“Through satellite observations, we determined that an inland region of the Sermeq Avannarleq Glacier, 40 to 60 miles from the coastis flowing about 1.5 times faster than it was about a decade ago,” said Thomas Phillips, lead author of the new paper and a CIRES research associate at the time of the study. In 2000-2001, the inland segment was flowing at about 130 feet (40 meters) per year; in 2007-2008, that speed was closer to 200 feet per year (60 m).
“At first, we couldn’t explain this rapid interior acceleration,” Phillips said. “We knew it wasn’t related to what was going on at the glacier’s terminus. The speedup had to be due to changes within the ice itself.”
To shed light on the observed acceleration, Phillips and his team developed a new model to investigate the effects of meltwater on the ice sheet’s physical properties. The team found that meltwater warms the ice sheet, which then—like a warm stick of butter—softens, deforms, and flows faster.
Previous studies estimated that it would take centuries to millennia for new climates to increase the temperature deep within ice sheets. But when the influence of meltwater is considered, warming can occur within decades and, thus, produce rapid accelerations. The paper has been accepted for publication in the Journal of Geophysical Research: Earth Surface, a journal of the American Geophysical Union.
The CIRES researchers were tipped off to this mechanism by the massive amount of meltwater they observed on the ice sheet’s surface during their summer field campaigns, and they wondered if it was affecting the ice sheet. During the last several decades, atmospheric warming above the Greenland Ice Sheet has caused an expanding area of the surface to melt during the summer, creating pools of water that gush down cracks in the ice. The meltwater eventually funnels to the interior and bed of the ice sheet.
Graph of ice sheet velocity, between 2005-2007
Graph of ice sheet velocity, between 2005-2007. A new study explains recent, satellite-observed acceleration of an interior region of the southwestern Greenland Ice Sheet. In this map, reds and yellows indicate areas where ice sheet velocity increased substantially between 2005 and 2007. (Credit: CIRES & AGU)
As the meltwater drains through the ice, it carries with it heat from the sun.
“The sun melts ice into water at the surface, and that water then flows into the ice sheet carrying a tremendous amount of latent energy,” said William Colgan, a coauthor and CIRES adjunct research associate. “The latent energy then heats the ice.”
The new model shows that this speeds up ice flow in two major ways: One, the retained meltwater warms the bed of the ice sheet and preconditions it to accommodate a basal water layer, making it easier for the ice sheet to slide by lubrication. Two, warmer ice is also softer (less viscous), which makes it flow more readily.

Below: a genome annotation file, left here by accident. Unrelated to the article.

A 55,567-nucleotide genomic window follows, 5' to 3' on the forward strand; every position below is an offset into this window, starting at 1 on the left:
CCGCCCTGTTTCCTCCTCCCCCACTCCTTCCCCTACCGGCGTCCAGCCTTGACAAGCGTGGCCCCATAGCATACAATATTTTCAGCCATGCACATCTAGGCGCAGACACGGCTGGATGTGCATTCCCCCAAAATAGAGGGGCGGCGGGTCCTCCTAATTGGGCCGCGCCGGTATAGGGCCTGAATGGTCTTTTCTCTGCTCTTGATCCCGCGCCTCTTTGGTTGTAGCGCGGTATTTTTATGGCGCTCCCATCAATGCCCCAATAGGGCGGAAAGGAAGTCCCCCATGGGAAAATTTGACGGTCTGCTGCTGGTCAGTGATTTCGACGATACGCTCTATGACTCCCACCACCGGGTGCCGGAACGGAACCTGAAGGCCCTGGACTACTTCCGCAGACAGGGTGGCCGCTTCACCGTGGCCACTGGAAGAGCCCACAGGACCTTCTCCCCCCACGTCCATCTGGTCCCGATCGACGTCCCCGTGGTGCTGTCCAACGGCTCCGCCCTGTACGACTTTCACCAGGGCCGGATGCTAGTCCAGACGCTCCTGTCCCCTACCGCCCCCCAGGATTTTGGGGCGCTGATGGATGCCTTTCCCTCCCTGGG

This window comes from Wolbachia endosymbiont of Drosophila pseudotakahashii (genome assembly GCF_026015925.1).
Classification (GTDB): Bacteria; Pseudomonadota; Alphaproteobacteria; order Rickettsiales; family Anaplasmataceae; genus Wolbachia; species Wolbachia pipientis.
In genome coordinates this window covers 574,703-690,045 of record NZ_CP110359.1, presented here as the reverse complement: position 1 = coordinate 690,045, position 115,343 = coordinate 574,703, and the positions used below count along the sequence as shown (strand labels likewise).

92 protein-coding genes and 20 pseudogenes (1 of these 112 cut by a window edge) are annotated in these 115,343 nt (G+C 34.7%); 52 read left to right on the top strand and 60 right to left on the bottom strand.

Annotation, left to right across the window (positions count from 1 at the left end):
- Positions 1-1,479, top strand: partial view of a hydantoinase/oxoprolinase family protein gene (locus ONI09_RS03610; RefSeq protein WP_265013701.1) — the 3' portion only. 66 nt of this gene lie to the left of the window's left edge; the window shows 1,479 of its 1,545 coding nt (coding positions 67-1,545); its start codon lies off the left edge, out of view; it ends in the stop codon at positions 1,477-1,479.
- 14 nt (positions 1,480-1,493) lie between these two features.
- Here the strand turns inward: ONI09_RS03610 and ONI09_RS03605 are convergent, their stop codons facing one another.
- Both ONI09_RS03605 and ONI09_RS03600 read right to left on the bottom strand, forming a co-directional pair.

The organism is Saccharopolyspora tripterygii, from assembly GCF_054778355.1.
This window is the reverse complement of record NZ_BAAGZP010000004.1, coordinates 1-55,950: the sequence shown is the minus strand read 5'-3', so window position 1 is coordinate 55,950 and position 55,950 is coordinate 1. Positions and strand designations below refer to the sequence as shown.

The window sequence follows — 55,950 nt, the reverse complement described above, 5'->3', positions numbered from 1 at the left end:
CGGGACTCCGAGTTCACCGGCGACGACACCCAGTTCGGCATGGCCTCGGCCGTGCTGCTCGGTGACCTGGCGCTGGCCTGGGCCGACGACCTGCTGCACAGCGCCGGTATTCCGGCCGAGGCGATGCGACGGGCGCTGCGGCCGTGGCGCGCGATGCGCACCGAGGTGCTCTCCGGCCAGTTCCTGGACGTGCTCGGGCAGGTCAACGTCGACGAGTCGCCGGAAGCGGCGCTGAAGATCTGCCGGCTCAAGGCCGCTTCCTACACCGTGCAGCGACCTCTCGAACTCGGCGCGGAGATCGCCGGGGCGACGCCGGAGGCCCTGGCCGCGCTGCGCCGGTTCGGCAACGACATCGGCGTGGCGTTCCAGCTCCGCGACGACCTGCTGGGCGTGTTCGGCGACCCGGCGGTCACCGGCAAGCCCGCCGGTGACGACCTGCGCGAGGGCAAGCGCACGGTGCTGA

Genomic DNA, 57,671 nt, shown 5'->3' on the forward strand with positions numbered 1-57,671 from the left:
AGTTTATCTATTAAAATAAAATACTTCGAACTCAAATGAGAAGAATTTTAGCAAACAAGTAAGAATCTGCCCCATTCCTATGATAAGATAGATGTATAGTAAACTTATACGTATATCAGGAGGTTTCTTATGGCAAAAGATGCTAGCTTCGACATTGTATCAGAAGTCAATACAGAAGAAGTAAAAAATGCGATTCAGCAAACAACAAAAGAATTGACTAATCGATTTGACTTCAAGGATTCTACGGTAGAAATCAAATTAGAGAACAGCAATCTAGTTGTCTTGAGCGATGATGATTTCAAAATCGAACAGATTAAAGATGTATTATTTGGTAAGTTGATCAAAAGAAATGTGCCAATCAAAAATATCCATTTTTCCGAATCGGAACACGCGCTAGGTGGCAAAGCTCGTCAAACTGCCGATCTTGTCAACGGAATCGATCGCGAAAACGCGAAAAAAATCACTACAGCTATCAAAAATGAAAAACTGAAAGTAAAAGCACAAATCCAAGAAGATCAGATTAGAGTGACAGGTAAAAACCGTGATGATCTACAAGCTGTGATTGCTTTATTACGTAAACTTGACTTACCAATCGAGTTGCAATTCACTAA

“Basically, the gravitational force driving the ice sheet flow hasn’t changed over time, but with the ice sheet becoming warmer and softer, that same gravitational force now makes the ice flow faster,” Colgan said.
This transformation from stiff to soft only requires a little bit of extra heat from meltwater. “The model shows that a slight warming of the ice near the ice sheet bed—only a couple of degrees Celsius—is sufficient to explain the widespread acceleration,” Colgan said.
The findings have important ramifications for ice sheets and glaciers everywhere. “It could imply that ice sheets can discharge ice into the ocean far more rapidly than currently estimated,” Phillips said. “It also means that the glaciers are not finished accelerating and may continue to accelerate for a while. As the area experiencing melt expands inland, the acceleration may be observed farther inland.”
The new model will help scientists more accurately forecast these impacts, and it is being incorporated into Earth-system models for predicting future ice discharge from the Greenland Ice Sheet.
“Traditionally, latent energy has been considered a relatively unimportant factor, but most glaciers are now receiving far more meltwater than they used to and are increasing in temperature faster than previously imagined,” Colgan said. “The chunk of butter known as the Greenland Ice Sheet may be softening a lot faster than we previously thought possible.”
The study was funded through a NASA ROSES grant, NASA’s Greenland Climate Network, and the National Science Foundation. Other coauthors on the paper were CIRES Director Waleed Abdalati, former CIRES Director Konrad Steffen, and CU-Boulder Engineering Professor Harihar Rajaram.